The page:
Nature and Art

Posted by Jhan Dudley on

Often times in our busy lives, we seem to take some of the important things for granted. The complex beauty of nature has inspired many artists whether it is the array of colors in a sunset or the natural geometry of a pine cone. Some take the beauty and transpose it into an entirely new medium such as a canvas, wall or sculpture; however, some artists actually manipulate nature and turn it into art. This is most commonly called "Land Art," yet also referred to as "earth art," "earthworks" or "environmental art."

Land Art

Michael Heizer was one of the first artists to create Land Art. He is most well-known for his giant project in the Nevada Desert entitled, "Double Negative." It consisted of a 1,500-foot-long trench, which was naturally created by the displacement of rocks. On either side of this long trench are two man made trenches, thus it consisted of two negative spaces, one man made and one naturally occurring. Heizer saw the beauty in what was not there, for it was the negative space that made the piece what it was. This giant piece, which obviously could not be moved, was one of the first that made people question, "What is art if it cannot be put into a museum?"

Andy Goldsworthy

took this new idea of land art to a smaller and more feasible level. Every time you are on a hike, and you see some rocks balancing on top of each other, you have Andy Goldsworthy to thank. He is known as the first to start the worldwide fad of rock balancing. His simple and ephemeral works of land art are created using anything that he can find in his surroundings. He wanted to be able to connect with nature as directly as possible, so he starting creating art by balancing rocks, placing leaves together in a pattern, or moulding icicles formations. Machinery was never used in his pieces besides for a rare few that were public commissions. Spit holds the leaves together, mud helps the rocks to stick, and the heat of his hands melts the ice into his desired shape.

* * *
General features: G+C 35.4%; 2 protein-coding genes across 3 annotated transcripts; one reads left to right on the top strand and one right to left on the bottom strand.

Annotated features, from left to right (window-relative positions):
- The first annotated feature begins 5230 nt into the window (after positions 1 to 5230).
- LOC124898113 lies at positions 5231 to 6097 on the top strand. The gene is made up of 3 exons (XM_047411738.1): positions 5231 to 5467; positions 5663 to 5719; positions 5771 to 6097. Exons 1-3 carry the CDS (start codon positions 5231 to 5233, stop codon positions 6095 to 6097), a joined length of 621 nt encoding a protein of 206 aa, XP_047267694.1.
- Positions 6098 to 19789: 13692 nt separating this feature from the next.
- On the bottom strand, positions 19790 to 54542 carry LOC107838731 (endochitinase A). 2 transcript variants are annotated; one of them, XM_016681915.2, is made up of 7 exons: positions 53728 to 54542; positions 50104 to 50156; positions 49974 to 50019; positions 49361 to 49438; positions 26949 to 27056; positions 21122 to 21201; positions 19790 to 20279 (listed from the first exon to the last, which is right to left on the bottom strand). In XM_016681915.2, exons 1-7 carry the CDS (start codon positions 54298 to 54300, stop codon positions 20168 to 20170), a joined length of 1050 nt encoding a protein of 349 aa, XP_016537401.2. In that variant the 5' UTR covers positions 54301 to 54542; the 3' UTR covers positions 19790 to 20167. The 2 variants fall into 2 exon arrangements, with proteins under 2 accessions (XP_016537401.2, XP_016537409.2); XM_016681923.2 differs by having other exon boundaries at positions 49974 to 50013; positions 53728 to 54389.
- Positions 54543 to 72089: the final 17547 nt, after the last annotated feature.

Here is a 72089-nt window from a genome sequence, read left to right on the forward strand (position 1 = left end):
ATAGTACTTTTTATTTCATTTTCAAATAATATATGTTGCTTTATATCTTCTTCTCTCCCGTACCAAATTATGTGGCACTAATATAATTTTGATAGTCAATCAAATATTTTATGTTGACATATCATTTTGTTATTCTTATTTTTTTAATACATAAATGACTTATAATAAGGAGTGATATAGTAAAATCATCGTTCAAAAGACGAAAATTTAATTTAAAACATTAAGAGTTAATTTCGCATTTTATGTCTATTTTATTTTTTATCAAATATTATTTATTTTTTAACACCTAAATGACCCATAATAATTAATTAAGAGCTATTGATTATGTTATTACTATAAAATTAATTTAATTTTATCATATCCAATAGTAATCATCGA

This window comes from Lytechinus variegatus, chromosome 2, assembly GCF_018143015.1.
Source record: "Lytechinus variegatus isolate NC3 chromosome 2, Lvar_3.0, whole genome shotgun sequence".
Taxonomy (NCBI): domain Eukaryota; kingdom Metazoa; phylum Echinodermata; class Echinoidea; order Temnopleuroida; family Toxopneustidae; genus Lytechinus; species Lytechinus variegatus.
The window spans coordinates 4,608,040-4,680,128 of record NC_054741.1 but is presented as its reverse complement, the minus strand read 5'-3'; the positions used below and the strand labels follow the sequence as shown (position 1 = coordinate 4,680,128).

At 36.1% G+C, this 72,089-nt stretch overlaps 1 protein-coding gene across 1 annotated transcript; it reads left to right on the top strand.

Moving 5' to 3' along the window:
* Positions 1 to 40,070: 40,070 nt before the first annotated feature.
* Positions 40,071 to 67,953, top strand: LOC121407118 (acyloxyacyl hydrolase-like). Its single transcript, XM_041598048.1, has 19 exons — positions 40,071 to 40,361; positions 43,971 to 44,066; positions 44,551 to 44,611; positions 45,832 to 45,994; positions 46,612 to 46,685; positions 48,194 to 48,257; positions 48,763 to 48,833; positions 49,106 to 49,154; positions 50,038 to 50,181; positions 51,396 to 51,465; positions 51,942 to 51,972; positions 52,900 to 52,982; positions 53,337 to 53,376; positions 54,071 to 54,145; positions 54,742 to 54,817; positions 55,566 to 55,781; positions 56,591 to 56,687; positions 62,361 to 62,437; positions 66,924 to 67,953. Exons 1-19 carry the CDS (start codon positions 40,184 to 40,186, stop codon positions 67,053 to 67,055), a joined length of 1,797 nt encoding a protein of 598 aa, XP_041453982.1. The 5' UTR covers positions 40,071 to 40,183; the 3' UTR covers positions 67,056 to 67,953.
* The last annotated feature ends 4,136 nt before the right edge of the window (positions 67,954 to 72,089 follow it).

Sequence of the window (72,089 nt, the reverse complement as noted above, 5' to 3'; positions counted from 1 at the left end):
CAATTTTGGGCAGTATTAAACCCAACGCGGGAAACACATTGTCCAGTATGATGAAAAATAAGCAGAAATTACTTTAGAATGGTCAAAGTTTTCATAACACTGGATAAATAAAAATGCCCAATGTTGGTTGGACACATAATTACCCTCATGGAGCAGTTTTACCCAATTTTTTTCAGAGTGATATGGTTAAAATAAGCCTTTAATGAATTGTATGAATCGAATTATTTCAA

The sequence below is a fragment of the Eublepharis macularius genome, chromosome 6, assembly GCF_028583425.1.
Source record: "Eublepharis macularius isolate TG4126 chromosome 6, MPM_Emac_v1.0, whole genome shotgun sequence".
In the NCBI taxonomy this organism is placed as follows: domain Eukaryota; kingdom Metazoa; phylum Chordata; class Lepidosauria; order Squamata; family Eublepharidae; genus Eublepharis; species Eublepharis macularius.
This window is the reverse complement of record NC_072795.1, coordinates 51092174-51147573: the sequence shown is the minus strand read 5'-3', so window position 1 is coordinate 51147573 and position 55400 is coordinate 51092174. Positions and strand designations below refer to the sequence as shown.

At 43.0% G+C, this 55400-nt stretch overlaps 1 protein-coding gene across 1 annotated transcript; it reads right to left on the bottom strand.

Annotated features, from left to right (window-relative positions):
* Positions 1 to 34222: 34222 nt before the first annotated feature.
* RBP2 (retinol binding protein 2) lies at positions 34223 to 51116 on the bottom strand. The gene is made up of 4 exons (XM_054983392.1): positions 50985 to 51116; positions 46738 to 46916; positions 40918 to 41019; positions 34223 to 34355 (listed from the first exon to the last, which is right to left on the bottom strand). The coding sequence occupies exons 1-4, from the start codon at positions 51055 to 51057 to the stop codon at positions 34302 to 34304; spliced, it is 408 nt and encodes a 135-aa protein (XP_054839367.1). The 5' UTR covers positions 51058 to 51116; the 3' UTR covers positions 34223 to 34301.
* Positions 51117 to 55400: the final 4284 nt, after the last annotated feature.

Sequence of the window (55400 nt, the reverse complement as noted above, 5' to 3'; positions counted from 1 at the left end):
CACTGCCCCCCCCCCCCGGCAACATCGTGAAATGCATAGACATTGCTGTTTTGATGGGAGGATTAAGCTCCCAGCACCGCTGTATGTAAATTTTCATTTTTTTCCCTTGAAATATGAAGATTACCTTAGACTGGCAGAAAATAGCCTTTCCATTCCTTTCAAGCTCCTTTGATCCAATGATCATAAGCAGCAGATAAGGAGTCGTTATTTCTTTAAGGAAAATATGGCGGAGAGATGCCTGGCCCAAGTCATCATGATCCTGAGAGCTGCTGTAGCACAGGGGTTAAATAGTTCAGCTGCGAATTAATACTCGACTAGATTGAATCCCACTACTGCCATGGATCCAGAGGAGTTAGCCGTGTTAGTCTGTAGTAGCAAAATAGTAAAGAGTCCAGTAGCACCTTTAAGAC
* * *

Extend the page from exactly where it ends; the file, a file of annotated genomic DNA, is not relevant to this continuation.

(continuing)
Patrick Daughtery

He specialized in creating art that looks as if it was found not made. Daughtery was inspired by nests, animal lairs, cocoons and hives which he found in nature. He would interweave sticks and twigs together. In order to create these nests -- never worrying about how long the art would last.

Other land artists prefer to work on an even more delicate scale. Artists Walter Mason and Richard Shilling specialize in art using leaves. Walter Mason created very intricate and ornate carvings with leaves.

Richard Shilling

Often incorporates the use of geometry into his art as he places leaves together with sticks, often resembling mandalas. He prefers to use colours that represent the seasons. Both of these artists take small, usually unnoticeable things, and turn them into true pieces of art. They succeed in creating admiration for the talent of the artist, but also nature.

Martin Hill and his wife Philippa Jones are modern land artists who seek to create their art on an even deeper, more metaphorical level. They travel around the world to beautiful remote places creating semi-circles made of ice, stone or twig  on top of bodies of water. Through the use of a camera, they capture the piece at the perfect time. When the reflection on the water creates a full "circle of life." The photographs require a very calm reflection on the water in order for the circle to become perfect and complete.

Cornelia Konrads

is another amazing land artist who creates site-specific installations in public spaces. Her work has a common theme of the top portion of the structure to seemingly be floating into the sky. She uses stones, sticks and other natural materials, putting them into "piles." The tips of these piles slowly lift up as if some gravitational force is pulling them up and away into the sky. Her pieces bring to the viewer a sense of magic back to nature as they mystify with their floating tufts.

Giuliano Mauri

also used this technique of creating a living sculpture with his "Tree Cathedral," which was finished in 2010 in Italy. This 90-foot-long, 80-foot-wide and up to 70-foot-tall "cathedral" was created entirely with living trees. Mauri had a vision of the piece transforming into something complete organic and new over time. He also planted 80 Hornbeam saplings inside. In 15 years, the piece will be entirely novel. The title of this project is based of the spiritual connection that one can feel with nature. This is not a real cathedral obviously, yet it offers viewers a place that truly looks and feels sacred.

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